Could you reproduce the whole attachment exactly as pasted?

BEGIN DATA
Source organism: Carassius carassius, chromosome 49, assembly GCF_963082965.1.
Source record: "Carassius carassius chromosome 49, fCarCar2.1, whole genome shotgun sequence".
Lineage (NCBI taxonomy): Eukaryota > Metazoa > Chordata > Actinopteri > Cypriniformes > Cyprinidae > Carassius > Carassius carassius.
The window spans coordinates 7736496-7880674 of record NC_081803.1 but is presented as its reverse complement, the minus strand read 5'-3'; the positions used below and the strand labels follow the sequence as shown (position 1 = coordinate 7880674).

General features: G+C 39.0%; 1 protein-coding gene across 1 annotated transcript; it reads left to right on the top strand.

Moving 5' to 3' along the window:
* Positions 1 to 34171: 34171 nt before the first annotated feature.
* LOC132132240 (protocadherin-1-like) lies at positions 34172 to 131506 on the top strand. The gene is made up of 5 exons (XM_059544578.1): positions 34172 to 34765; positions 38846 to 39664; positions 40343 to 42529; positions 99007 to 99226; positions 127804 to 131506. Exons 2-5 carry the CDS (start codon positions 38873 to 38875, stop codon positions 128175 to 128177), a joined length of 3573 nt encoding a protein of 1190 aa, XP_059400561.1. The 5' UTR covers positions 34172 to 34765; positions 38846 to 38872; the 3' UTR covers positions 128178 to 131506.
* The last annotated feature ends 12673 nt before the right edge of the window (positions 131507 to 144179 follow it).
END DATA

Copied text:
Source organism: Carassius carassius, chromosome 49, assembly GCF_963082965.1.
Source record: "Carassius carassius chromosome 49, fCarCar2.1, whole genome shotgun sequence".
Lineage (NCBI taxonomy): Eukaryota > Metazoa > Chordata > Actinopteri > Cypriniformes > Cyprinidae > Carassius > Carassius carassius.
The window spans coordinates 7736496-7880674 of record NC_081803.1 but is presented as its reverse complement, the minus strand read 5'-3'; the positions used below and the strand labels follow the sequence as shown (position 1 = coordinate 7880674).

General features: G+C 39.0%; 1 protein-coding gene across 1 annotated transcript; it reads left to right on the top strand.

Moving 5' to 3' along the window:
* Positions 1 to 34171: 34171 nt before the first annotated feature.
* LOC132132240 (protocadherin-1-like) lies at positions 34172 to 131506 on the top strand. The gene is made up of 5 exons (XM_059544578.1): positions 34172 to 34765; positions 38846 to 39664; positions 40343 to 42529; positions 99007 to 99226; positions 127804 to 131506. Exons 2-5 carry the CDS (start codon positions 38873 to 38875, stop codon positions 128175 to 128177), a joined length of 3573 nt encoding a protein of 1190 aa, XP_059400561.1. The 5' UTR covers positions 34172 to 34765; positions 38846 to 38872; the 3' UTR covers positions 128178 to 131506.
* The last annotated feature ends 12673 nt before the right edge of the window (positions 131507 to 144179 follow it).